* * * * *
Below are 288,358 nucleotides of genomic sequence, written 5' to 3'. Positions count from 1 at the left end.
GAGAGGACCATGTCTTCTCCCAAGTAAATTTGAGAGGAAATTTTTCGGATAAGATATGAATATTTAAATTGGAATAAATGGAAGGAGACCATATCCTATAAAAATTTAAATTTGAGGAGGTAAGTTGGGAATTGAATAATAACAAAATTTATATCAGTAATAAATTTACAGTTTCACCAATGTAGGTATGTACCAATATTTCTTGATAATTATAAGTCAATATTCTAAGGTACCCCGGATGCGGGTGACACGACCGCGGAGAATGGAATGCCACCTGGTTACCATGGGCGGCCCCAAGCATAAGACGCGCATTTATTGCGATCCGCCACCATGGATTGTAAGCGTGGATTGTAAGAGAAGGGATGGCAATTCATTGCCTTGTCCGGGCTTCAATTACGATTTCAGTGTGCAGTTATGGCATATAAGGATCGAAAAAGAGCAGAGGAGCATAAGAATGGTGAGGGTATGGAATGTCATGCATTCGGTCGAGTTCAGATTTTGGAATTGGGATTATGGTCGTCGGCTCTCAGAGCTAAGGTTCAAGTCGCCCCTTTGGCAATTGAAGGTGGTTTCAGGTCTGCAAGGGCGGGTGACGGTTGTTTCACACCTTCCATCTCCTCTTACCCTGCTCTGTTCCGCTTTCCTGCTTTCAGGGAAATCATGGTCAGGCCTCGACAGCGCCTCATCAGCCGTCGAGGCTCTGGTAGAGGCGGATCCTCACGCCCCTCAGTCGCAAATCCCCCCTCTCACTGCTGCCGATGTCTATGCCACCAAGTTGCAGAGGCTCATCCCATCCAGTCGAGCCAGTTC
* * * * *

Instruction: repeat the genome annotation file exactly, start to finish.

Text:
Below are 288,358 nucleotides of genomic sequence, written 5' to 3'. Positions count from 1 at the left end.
GAGAGGACCATGTCTTCTCCCAAGTAAATTTGAGAGGAAATTTTTCGGATAAGATATGAATATTTAAATTGGAATAAATGGAAGGAGACCATATCCTATAAAAATTTAAATTTGAGGAGGTAAGTTGGGAATTGAATAATAACAAAATTTATATCAGTAATAAATTTACAGTTTCACCAATGTAGGTATGTACCAATATTTCTTGATAATTATAAGTCAATATTCTAAGGTACCCCGGATGCGGGTGACACGACCGCGGAGAATGGAATGCCACCTGGTTACCATGGGCGGCCCCAAGCATAAGACGCGCATTTATTGCGATCCGCCACCATGGATTGTAAGCGTGGATTGTAAGAGAAGGGATGGCAATTCATTGCCTTGTCCGGGCTTCAATTACGATTTCAGTGTGCAGTTATGGCATATAAGGATCGAAAAAGAGCAGAGGAGCATAAGAATGGTGAGGGTATGGAATGTCATGCATTCGGTCGAGTTCAGATTTTGGAATTGGGATTATGGTCGTCGGCTCTCAGAGCTAAGGTTCAAGTCGCCCCTTTGGCAATTGAAGGTGGTTTCAGGTCTGCAAGGGCGGGTGACGGTTGTTTCACACCTTCCATCTCCTCTTACCCTGCTCTGTTCCGCTTTCCTGCTTTCAGGGAAATCATGGTCAGGCCTCGACAGCGCCTCATCAGCCGTCGAGGCTCTGGTAGAGGCGGATCCTCACGCCCCTCAGTCGCAAATCCCCCCTCTCACTGCTGCCGATGTCTATGCCACCAAGTTGCAGAGGCTCATCCCATCCAGTCGAGCCAGTTC